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  • Dale Allen

How to Spot Symptoms of and Prevent Silicosis

Updated: May 4, 2020

Silica is another one of those things that is all around us without us really knowing it. It's got a plethora of applications and is used widely throughout many industries around the world.

It's quite likely that you've seen silica out there in nature as it normally exists, as quartz, but it's also one of Mother Nature's main ingredients for sand in many places around the world as well as being the second most abundant mineral is our planets crust.

Working with silica, or in a job that can produce silica, can be dangerous without the proper control measures in place. Any work that has you moving, drilling or tunneling through sand, bricks or rock will expose you to silica dust, which can cause some very serious health problems for us.

Which type of silicosis do you have?

Silicosis is a debilitating lung disease that is caused by crystalline silica dust being inhaled. These tiny particles then embed themselves into the inner walls of the lungs which causes the lungs to begin trying to fix the damage by creating fibrotic nodules and scarring where the silica dust is embedded.

If the levels of exposure were high then more scar tissue is developed which begins to make the lungs stiff, reducing their fuction, and making it difficult and painful to properly breathe.

There are three different 'types' of silicosis but they're very similiar with different lengths of time between exposure and the appearance of the symptoms.

Chronic Silicosis - Chronic silicosis is the most common form of silicosis and can go unnoticed for many years. Even x-rays may not spot the problem until 15 or 20 years have passed. If you've worked around silica in the past and you're suffering from breathing difficulties it's important that you report straight to a doctor who specialises in lung diseases. If you catch it early enough you can stop the progress of silicosis, but if caught too late it cannot be cured.

Accelerated Silicosis - This is exactly the same as chronic silicosis with the exception that it will appear much sooner. There are reports of accelerated silicosis showing up between 5 and 10 years after initial exposure. The symptoms are the same but will appear much faster than the chronic variety.

Acute silicosis - If you suffer from acute silicosis you'll notice that the symptoms appear almost immediately when compared to either chronic or accelerated silicosis. They can appear as quickly as weeks after the initial exposure and develop extremely fast. Acute silicosis is likely to complete disable you, causing severe coughs, weight loss, shortness of breath and even death.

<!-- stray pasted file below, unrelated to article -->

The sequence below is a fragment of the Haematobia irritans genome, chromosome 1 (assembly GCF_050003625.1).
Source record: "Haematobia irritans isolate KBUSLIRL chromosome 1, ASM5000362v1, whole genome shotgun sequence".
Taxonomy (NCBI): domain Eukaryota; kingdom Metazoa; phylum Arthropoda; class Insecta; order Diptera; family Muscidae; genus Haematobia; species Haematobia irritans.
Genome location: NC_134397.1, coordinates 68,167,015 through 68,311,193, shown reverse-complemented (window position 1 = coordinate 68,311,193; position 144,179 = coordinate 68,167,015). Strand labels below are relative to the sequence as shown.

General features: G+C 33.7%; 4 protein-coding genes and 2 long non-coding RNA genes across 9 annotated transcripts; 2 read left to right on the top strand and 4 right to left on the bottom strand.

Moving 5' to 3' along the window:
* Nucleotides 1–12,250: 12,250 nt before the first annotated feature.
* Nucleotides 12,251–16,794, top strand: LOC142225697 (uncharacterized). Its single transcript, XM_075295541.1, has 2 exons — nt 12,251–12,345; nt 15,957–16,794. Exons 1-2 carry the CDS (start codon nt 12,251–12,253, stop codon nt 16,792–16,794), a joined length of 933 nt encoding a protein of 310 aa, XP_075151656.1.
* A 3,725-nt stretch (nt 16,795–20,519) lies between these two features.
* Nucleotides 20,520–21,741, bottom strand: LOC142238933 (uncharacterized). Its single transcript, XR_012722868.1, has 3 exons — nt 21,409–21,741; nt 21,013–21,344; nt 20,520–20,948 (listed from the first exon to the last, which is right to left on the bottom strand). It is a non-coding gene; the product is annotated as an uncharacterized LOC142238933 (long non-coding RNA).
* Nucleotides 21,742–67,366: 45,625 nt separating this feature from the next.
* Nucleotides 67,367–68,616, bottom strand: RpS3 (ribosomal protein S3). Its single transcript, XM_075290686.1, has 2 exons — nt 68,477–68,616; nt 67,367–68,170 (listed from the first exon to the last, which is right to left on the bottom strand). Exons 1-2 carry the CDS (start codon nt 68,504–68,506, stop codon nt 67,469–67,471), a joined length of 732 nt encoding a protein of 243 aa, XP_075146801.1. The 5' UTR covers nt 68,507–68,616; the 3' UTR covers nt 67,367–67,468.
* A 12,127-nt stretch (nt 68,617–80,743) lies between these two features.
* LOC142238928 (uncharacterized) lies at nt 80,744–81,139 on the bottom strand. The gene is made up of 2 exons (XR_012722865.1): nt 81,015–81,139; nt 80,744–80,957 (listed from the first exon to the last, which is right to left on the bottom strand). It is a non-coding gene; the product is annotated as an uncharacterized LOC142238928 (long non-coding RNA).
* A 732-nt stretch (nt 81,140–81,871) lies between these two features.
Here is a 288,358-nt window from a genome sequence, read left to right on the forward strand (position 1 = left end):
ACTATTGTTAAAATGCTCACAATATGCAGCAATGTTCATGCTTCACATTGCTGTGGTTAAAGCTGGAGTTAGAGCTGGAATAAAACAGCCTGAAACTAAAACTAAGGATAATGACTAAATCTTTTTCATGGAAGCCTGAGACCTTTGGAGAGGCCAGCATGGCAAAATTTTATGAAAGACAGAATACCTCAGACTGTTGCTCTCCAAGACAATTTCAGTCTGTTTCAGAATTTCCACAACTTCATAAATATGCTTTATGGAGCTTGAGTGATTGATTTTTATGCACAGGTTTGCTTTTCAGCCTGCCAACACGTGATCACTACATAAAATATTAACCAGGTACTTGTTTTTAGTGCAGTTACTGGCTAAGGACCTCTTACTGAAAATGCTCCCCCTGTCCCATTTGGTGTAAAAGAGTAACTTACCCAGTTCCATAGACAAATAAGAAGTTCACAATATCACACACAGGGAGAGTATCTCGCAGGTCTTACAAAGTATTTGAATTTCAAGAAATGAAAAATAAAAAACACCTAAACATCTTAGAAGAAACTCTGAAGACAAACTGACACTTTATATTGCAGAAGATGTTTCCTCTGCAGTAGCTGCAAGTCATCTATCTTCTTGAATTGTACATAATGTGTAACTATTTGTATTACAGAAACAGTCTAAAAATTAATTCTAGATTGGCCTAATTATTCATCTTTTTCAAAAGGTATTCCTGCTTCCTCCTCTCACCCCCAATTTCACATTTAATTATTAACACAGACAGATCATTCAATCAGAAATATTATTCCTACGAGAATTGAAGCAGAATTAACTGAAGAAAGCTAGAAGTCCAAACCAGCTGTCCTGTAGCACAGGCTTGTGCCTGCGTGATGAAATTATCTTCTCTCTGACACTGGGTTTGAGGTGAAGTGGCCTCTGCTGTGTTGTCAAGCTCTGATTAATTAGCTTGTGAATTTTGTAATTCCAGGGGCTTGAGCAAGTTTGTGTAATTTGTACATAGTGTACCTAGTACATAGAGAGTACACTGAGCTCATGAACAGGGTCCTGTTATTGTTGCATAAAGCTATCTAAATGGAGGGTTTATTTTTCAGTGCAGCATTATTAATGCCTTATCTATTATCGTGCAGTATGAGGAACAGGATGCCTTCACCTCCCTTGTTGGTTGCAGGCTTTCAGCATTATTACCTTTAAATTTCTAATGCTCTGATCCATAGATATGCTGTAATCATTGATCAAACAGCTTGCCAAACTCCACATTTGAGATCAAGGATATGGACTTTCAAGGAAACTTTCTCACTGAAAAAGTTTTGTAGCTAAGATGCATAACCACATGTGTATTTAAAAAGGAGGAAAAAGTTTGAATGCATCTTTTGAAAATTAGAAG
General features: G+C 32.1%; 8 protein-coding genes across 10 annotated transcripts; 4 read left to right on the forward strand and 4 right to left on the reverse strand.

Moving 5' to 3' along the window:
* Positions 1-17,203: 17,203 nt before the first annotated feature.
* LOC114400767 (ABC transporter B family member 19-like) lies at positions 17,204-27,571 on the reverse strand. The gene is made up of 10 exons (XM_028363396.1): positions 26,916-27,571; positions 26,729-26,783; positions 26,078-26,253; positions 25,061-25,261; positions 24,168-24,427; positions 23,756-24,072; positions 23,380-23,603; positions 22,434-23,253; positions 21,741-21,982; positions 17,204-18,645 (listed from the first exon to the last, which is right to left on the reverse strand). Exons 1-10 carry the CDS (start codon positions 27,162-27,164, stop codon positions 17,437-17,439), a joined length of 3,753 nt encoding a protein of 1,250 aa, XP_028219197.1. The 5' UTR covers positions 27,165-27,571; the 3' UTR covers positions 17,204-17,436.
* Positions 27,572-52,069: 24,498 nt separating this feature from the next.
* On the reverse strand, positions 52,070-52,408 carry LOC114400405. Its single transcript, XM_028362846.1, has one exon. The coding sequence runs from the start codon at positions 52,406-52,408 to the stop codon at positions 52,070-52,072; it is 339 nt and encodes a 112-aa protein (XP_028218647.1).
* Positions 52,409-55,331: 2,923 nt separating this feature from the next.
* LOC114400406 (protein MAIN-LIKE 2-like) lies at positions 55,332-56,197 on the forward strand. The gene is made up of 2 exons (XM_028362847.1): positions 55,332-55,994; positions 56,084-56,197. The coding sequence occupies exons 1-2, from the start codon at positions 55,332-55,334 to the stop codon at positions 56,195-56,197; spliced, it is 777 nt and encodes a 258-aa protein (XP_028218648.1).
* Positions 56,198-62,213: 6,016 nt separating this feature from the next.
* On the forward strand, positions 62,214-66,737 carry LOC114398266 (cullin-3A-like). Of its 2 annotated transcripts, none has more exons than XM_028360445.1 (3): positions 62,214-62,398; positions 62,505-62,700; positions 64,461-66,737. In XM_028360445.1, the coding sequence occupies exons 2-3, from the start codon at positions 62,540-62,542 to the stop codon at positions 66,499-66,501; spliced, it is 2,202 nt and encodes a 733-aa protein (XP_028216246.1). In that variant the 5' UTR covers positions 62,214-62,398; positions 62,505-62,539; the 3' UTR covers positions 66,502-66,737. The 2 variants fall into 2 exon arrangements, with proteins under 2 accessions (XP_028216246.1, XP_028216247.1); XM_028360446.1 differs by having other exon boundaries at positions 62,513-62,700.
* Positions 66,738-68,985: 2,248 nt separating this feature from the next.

What are the symptoms of silicosis?

As I said earlier, silicosis often doesn't show any symptoms for many, many years after the initial exposure so is especially dangerous. If you ever worked with silica you should probably get checked out. If you start to show symptoms, it may already be too late to stop it progressing too far.

Here are the symptoms of silicosis:

  • Breathing difficulties or prolonged shortness of breath,

  • Prolonged and severe coughing,

  • Fever,

  • Chest pains,

  • Rapid breathing,

  • Dark marks appearing in the nail beds on hands and feet,

  • Severe weight loss and lack of appetite,

  • Skin turning blue.

The above symptoms will appear with any of the three types of silicosis but there are a couple more to be aware of.

Chronic and accelerated silicosis will cause the lungs to swell up expands the lymph nodes in the chest which causes severe breathing difficulties. This will happen much sooner with accelerated silicosis.

Acute silicosis cause the lungs to become inflammed which brings a fluid into the inside of the lungs which causes severely lowered levels of oxygen in the blood and severe shortness of breath.

How to prevent silicosis

I said earlier that there is no cure for silicosis and that was absolutely right. However, it is completely preventable if you follow the correct control measures.

It might sound completely daft to just say, "don't breathe it in," but that's essentially the only way to prevent any type of silicosis. If you work with silica or in a job that produces silica as a part of it's work process then you, or your employers, should have immediately conducted a risk assessment and installed the proper control measures.

These control measures will likely include respirators and fume vacuum hoods and they are there to save your life. If you are provided with the proper safety equipment you should absolutely be using it. Silicosis is very serious and can be fatal.

If you're worried that you may have been overexposed to crystalline silica dust then you should immediately (yes, right now) go to see a lung specialist.

However, if you want to ensure that there is no chance of succumbing to silicosis when you're at work you can take the new COSHH Risk Assessor Certification™, where I will teach you how to identify and assess the risks and implement the proper control measures.

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